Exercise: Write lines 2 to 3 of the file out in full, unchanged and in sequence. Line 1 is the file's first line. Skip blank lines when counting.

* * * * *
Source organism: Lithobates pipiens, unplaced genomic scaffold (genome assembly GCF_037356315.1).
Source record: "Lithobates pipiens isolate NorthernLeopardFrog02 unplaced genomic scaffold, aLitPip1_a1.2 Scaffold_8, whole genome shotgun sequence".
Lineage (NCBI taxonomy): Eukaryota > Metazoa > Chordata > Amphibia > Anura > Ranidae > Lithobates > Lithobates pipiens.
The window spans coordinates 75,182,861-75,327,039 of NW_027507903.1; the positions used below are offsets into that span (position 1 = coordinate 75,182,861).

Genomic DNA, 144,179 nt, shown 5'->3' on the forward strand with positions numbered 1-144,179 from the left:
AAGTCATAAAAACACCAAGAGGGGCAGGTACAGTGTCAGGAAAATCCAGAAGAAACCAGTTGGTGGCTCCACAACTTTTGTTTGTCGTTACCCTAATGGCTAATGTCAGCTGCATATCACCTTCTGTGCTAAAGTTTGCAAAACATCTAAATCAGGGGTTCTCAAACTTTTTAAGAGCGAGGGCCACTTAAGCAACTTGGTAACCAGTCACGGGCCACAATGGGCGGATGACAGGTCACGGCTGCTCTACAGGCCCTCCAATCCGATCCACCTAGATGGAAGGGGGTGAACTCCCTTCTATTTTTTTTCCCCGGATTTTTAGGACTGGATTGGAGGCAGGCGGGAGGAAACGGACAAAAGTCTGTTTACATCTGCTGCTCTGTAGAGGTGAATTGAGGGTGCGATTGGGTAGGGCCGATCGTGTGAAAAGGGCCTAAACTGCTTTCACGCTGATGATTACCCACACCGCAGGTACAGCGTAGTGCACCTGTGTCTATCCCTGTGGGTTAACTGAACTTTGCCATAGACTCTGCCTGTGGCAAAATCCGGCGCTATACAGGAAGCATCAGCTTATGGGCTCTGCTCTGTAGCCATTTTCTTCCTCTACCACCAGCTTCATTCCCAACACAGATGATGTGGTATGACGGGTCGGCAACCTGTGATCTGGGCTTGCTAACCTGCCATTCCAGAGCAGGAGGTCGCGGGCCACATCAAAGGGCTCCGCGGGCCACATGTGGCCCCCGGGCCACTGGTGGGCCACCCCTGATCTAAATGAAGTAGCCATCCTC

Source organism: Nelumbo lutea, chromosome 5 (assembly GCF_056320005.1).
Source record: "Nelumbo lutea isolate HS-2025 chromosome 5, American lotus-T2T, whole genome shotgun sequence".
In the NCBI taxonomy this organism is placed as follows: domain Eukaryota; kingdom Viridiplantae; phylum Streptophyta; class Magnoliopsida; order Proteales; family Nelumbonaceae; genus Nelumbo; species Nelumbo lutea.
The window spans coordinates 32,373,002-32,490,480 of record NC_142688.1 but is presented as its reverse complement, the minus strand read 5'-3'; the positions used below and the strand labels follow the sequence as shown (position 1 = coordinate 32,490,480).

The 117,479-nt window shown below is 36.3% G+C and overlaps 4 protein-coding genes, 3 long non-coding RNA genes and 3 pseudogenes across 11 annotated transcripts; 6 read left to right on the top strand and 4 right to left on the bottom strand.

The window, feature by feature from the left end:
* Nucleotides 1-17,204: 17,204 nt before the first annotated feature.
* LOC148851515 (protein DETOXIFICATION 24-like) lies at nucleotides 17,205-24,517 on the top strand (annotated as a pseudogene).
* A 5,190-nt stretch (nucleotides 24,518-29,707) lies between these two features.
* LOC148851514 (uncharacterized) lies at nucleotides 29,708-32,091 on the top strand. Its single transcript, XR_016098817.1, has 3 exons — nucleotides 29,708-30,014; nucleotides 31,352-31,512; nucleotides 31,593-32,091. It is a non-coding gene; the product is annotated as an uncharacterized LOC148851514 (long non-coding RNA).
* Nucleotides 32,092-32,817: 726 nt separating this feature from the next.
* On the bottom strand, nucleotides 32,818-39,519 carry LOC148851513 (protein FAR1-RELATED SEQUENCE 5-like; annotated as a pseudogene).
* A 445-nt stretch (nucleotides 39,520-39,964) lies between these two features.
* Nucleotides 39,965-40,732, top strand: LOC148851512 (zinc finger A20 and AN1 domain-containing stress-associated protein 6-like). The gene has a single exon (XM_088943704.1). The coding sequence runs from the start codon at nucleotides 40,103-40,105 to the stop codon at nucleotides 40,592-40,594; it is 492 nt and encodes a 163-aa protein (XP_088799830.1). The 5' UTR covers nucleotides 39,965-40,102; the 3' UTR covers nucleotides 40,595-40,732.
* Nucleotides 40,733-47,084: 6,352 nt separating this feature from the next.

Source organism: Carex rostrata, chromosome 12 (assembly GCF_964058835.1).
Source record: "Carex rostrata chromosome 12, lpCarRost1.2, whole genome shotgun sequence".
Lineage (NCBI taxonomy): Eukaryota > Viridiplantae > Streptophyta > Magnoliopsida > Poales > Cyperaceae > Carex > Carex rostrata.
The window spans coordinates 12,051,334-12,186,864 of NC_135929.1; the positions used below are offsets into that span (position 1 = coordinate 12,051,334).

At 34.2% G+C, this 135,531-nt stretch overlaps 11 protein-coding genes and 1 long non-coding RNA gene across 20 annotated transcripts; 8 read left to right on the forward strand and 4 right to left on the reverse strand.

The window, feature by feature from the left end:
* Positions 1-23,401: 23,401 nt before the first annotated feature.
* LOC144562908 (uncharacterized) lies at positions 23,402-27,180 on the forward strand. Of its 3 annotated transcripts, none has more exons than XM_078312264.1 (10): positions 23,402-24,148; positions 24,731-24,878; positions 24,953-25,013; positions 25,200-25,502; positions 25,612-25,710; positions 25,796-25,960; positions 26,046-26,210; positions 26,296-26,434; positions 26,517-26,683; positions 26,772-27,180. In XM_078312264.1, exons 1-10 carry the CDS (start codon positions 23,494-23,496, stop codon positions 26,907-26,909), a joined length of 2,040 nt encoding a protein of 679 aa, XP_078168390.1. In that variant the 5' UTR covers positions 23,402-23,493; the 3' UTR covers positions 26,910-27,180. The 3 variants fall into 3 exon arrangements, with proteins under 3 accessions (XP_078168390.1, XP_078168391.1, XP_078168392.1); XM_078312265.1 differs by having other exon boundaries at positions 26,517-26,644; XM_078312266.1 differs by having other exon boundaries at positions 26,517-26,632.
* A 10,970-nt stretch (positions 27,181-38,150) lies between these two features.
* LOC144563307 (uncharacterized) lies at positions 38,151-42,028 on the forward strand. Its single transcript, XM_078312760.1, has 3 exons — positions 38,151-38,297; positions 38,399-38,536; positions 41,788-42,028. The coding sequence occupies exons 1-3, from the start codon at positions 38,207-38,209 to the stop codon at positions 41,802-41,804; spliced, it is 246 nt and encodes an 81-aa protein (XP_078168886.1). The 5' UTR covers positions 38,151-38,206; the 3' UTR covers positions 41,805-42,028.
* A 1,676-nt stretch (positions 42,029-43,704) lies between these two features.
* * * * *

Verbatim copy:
Source record: "Lithobates pipiens isolate NorthernLeopardFrog02 unplaced genomic scaffold, aLitPip1_a1.2 Scaffold_8, whole genome shotgun sequence".
Lineage (NCBI taxonomy): Eukaryota > Metazoa > Chordata > Amphibia > Anura > Ranidae > Lithobates > Lithobates pipiens.